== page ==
Burr & Forman

As fintech and blockchain transactions continue to grow in popularity, they are receiving increased attention at the state level, whether through fintech sandboxes, crypto-friendly legislation, or other initiatives aimed to encourage fintech innovation and economic development. Below is a roundup of just some of the recent fintech activity at the state level:

  • This week, New York entered into a Memorandum of Understanding with Israel on fintech cooperation. The agreement is intended to encourage fintech innovation in both New York and Israel by providing support to fintech companies and promoting information sharing. According to a 2018 report by Cambridge Judge Business School, fintech implementation in Israel exceeds that of the United States and the United Kingdom.
  • Last week, North Carolina’s Lieutenant Governor announced the North Carolina Blockchain Initiative, a non-partisan initiative aimed at studying the uses of blockchain technology, virtual assets, smart contracts, and digital tokens. The press release for the initiative states that it will develop recommendations that promote opportunities for economic growth and cost efficiencies and “aims to strengthen North Carolina as a leader in technological innovation.” The program is another example of the desire to advance fintech opportunities within North Carolina. In 2016, North Carolina enacted the North Carolina Money Transmitters Act, which updated the state’s existing laws to incorporate “virtual currency” as a defined term and confirm certain exemptions for blockchain companies.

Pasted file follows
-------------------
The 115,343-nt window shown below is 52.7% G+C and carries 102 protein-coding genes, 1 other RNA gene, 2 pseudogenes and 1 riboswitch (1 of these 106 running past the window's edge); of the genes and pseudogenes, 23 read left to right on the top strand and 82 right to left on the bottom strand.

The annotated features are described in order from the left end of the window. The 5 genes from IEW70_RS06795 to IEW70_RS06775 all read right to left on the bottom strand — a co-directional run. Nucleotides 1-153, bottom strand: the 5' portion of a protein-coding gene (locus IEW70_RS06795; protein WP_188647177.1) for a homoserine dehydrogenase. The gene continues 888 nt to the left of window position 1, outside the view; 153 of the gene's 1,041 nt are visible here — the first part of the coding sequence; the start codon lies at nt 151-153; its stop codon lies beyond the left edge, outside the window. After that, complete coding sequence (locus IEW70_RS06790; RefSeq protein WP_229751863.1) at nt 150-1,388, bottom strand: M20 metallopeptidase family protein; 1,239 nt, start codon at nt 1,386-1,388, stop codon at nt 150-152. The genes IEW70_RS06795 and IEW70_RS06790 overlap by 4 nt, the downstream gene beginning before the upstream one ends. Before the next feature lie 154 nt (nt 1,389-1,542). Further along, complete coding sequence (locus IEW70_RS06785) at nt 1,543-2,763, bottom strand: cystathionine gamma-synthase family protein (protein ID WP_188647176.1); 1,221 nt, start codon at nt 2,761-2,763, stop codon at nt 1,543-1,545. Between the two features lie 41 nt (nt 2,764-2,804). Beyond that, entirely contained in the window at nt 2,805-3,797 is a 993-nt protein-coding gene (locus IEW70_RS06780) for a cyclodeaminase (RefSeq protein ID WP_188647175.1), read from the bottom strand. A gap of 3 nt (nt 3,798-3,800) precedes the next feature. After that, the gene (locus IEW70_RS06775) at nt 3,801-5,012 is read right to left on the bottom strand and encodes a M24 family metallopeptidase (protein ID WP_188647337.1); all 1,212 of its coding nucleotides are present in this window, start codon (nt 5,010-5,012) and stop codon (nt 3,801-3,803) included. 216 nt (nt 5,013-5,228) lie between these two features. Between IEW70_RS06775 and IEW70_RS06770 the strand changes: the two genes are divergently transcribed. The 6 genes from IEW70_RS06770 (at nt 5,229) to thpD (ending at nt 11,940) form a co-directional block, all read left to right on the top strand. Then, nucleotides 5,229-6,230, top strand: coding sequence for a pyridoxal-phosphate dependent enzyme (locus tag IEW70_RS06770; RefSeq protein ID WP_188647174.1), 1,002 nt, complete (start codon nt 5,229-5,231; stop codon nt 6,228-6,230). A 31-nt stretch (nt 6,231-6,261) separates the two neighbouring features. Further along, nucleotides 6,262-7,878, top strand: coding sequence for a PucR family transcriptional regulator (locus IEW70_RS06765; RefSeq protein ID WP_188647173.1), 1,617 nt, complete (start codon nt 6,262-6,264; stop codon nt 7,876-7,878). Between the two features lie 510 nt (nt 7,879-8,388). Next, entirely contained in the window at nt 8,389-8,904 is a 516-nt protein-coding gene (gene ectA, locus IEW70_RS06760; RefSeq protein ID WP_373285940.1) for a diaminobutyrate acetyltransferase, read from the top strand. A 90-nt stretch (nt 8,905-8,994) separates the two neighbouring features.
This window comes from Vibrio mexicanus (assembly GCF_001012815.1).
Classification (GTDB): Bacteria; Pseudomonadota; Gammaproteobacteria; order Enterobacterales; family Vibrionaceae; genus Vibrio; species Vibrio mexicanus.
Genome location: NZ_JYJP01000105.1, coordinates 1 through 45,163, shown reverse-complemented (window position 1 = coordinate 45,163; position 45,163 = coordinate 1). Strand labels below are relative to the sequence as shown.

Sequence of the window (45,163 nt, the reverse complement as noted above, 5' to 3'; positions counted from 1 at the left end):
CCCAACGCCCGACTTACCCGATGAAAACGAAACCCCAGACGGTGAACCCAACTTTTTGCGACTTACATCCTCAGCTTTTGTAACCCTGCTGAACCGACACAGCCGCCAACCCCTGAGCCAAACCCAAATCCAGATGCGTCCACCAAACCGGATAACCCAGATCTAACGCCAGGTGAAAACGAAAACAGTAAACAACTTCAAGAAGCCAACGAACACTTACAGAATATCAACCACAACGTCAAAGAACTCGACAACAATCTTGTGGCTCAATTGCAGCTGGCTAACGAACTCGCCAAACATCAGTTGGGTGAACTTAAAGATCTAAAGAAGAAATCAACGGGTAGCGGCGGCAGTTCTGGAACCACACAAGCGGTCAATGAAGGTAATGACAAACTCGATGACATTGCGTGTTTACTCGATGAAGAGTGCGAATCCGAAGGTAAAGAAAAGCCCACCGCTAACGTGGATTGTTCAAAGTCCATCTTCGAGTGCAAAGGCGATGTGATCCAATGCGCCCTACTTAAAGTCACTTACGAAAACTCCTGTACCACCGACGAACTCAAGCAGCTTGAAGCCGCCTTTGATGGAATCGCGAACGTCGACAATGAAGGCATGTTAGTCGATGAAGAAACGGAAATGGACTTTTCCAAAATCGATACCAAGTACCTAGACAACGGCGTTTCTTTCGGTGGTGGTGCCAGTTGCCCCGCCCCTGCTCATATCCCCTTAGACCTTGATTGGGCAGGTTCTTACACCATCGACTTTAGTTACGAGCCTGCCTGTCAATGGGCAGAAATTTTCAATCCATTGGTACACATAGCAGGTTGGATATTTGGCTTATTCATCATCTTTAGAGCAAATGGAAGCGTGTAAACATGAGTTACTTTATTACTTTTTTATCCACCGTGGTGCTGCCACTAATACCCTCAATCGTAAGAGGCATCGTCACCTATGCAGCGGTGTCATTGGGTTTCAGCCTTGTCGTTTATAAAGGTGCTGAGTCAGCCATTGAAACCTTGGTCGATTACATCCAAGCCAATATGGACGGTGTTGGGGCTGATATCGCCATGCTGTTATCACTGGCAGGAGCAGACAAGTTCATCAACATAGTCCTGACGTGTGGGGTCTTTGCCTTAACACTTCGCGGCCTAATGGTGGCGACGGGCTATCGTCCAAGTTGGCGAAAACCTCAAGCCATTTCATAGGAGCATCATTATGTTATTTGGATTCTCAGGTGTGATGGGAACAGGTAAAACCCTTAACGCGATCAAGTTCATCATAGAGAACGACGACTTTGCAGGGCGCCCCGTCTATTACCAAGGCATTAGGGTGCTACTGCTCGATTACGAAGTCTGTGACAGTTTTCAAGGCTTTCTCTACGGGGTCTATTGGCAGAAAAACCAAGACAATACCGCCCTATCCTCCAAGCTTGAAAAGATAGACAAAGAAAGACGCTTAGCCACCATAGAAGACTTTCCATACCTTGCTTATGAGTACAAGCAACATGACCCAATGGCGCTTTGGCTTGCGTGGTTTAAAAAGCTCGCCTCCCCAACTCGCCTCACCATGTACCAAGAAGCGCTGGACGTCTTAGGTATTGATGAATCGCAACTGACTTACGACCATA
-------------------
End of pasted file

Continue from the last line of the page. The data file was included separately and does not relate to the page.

• In May, Florida’s governor signed a law establishing the Florida Blockchain Task Force within Florida’s Department of Financial Services, which will “study the ways in which state, county, and municipal governments can benefit from a transition to a blockchain-based system for recordkeeping, security, and service delivery.”
  • New York, New Jersey, Illinois and Wyoming have also established blockchain task forces aimed at studying its uses and benefits.
  • Last month, Nevada’s governor signed legislation creating a fintech sandbox program, under which approved applicants will be exempt from certain financial services statutory and regulatory requirements. Nevada also recently enacted several blockchain bills, which, among other things, exempts virtual currencies from personal property taxation, creates a definition for “public blockchain” under Nevada law, and authorizes businesses to store and maintain corporate records on a blockchain. Nevada’s first major step into blockchain legislation was in 2017, when it enacted SB398, which was described by bitcoin.com as “an unprecedented step in a positive direction” for blockchain legislation.
  • Utah also recently implemented a fintech regulatory sandbox, which allows financial technology companies to apply for an exemption from state licensing requirements and test new financial products or services on a trial basis. Arizona and Wyoming have also implemented fintech sandboxes, and on the federal level, both the OCC and the CFPB have put forth proposals for fintech sandboxes.

Blockchain activity at the state level will likely continue to grow as states compete for the attention of crypto companies. Results of the state regulatory sandboxes will be key to states’ future attitudes towards these innovative companies and how the sector will be treated long-term.


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